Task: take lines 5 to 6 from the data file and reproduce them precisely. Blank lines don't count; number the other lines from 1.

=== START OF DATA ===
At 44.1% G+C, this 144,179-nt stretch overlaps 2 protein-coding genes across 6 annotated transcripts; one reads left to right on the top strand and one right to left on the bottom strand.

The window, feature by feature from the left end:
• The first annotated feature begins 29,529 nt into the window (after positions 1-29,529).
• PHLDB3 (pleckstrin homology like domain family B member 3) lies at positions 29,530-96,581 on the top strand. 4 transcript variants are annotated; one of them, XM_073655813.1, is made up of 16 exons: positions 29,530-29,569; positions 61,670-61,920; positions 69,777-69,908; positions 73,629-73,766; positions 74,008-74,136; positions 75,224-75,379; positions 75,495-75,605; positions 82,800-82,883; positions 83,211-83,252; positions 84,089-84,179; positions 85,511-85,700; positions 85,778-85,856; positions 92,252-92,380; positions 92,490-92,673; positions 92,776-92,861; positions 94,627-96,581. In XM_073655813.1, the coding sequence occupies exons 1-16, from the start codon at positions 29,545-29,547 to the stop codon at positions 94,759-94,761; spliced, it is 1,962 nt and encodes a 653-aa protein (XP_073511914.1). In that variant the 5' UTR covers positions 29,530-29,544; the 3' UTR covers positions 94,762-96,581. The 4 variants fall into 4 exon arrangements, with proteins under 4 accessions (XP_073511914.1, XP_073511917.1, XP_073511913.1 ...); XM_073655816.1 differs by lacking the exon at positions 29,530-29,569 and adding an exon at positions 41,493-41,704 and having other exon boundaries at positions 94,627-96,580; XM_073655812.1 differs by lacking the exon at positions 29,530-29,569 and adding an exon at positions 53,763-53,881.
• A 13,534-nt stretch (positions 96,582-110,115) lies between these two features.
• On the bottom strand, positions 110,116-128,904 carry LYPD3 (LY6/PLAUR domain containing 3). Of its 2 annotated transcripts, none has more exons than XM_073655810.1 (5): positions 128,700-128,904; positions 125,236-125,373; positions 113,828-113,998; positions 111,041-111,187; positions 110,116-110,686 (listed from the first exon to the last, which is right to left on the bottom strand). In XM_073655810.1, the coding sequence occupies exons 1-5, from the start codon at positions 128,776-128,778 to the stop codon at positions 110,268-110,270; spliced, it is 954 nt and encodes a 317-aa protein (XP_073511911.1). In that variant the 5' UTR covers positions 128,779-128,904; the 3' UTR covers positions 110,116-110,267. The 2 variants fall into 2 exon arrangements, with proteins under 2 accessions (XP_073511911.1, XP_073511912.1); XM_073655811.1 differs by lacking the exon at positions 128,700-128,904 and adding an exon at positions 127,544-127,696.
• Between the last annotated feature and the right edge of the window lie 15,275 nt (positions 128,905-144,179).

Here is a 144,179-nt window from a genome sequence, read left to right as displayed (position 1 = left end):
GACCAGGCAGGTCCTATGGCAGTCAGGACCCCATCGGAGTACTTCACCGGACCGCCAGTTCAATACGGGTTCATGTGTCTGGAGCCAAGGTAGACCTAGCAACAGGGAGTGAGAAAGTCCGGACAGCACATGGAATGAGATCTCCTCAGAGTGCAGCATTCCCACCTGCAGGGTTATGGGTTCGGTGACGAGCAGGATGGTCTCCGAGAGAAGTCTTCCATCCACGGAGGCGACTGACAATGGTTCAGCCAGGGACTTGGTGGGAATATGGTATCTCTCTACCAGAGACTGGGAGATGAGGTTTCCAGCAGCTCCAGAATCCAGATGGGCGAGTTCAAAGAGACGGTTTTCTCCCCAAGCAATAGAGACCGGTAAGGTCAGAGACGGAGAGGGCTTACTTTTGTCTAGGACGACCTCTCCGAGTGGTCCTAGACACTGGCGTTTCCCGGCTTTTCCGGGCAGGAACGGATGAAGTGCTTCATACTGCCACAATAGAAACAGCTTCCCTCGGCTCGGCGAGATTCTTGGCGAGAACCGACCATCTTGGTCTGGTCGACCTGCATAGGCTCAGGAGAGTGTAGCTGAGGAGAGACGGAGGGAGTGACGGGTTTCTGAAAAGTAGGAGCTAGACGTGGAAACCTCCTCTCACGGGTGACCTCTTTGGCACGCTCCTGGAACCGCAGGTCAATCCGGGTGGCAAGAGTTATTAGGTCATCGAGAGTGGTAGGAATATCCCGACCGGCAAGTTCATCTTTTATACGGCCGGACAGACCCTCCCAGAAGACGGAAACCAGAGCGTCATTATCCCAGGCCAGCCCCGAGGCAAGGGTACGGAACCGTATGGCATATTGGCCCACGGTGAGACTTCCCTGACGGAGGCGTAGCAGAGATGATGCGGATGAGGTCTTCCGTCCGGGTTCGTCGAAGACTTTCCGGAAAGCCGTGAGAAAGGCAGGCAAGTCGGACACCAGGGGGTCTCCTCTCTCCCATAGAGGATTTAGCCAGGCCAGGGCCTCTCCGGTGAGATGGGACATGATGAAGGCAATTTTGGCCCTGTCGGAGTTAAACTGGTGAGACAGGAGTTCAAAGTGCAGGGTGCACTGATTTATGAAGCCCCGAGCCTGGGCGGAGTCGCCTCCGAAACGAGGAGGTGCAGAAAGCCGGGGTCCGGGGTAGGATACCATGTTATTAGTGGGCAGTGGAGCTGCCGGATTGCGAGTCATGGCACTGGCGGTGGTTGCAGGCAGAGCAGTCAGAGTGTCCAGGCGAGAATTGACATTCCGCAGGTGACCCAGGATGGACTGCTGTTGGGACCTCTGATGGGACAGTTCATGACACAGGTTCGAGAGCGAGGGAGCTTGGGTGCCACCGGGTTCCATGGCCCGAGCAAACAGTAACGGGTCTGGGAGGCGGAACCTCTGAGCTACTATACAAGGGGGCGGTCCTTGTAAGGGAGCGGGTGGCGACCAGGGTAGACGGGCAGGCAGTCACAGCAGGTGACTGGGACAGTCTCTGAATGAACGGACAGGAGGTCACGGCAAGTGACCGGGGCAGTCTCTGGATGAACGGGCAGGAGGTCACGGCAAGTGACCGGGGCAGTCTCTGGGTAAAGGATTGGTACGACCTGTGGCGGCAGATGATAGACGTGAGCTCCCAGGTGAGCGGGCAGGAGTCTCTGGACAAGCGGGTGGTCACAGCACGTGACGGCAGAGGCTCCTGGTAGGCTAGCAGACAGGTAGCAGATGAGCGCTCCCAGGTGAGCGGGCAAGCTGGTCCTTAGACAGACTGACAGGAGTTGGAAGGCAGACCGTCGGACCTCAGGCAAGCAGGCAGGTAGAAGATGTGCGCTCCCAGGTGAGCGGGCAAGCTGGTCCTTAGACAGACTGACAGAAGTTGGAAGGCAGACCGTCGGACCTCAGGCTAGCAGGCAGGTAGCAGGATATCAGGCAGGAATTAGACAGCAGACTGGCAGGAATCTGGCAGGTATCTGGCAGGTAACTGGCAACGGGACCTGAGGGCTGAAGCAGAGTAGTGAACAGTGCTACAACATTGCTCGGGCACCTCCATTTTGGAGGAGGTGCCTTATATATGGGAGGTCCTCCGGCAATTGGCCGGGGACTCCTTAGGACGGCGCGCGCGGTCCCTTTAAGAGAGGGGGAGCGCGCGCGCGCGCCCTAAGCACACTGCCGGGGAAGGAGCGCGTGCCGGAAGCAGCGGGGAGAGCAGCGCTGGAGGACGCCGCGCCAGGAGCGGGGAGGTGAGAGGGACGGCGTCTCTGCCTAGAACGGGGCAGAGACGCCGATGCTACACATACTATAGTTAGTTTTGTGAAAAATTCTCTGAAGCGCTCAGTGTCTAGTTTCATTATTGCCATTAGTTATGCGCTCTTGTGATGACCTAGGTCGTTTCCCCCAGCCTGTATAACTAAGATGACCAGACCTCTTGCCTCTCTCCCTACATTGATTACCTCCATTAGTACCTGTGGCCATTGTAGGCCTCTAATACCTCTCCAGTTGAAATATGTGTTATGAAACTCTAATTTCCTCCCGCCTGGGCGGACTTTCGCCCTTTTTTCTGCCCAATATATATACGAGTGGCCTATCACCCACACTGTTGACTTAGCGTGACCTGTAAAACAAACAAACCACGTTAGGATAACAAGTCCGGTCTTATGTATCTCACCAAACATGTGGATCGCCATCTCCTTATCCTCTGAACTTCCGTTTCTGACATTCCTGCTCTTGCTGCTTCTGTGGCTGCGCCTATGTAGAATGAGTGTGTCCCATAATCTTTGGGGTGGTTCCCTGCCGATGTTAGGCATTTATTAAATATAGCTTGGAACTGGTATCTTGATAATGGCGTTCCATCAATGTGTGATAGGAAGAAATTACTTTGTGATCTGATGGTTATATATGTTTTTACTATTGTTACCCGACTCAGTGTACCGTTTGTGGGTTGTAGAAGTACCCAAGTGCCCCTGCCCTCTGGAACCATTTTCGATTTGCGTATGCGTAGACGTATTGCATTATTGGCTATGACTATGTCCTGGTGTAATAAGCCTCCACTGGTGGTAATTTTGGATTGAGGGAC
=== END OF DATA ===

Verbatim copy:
• A 13,534-nt stretch (positions 96,582-110,115) lies between these two features.
• On the bottom strand, positions 110,116-128,904 carry LYPD3 (LY6/PLAUR domain containing 3). Of its 2 annotated transcripts, none has more exons than XM_073655810.1 (5): positions 128,700-128,904; positions 125,236-125,373; positions 113,828-113,998; positions 111,041-111,187; positions 110,116-110,686 (listed from the first exon to the last, which is right to left on the bottom strand). In XM_073655810.1, the coding sequence occupies exons 1-5, from the start codon at positions 128,776-128,778 to the stop codon at positions 110,268-110,270; spliced, it is 954 nt and encodes a 317-aa protein (XP_073511911.1). In that variant the 5' UTR covers positions 128,779-128,904; the 3' UTR covers positions 110,116-110,267. The 2 variants fall into 2 exon arrangements, with proteins under 2 accessions (XP_073511911.1, XP_073511912.1); XM_073655811.1 differs by lacking the exon at positions 128,700-128,904 and adding an exon at positions 127,544-127,696.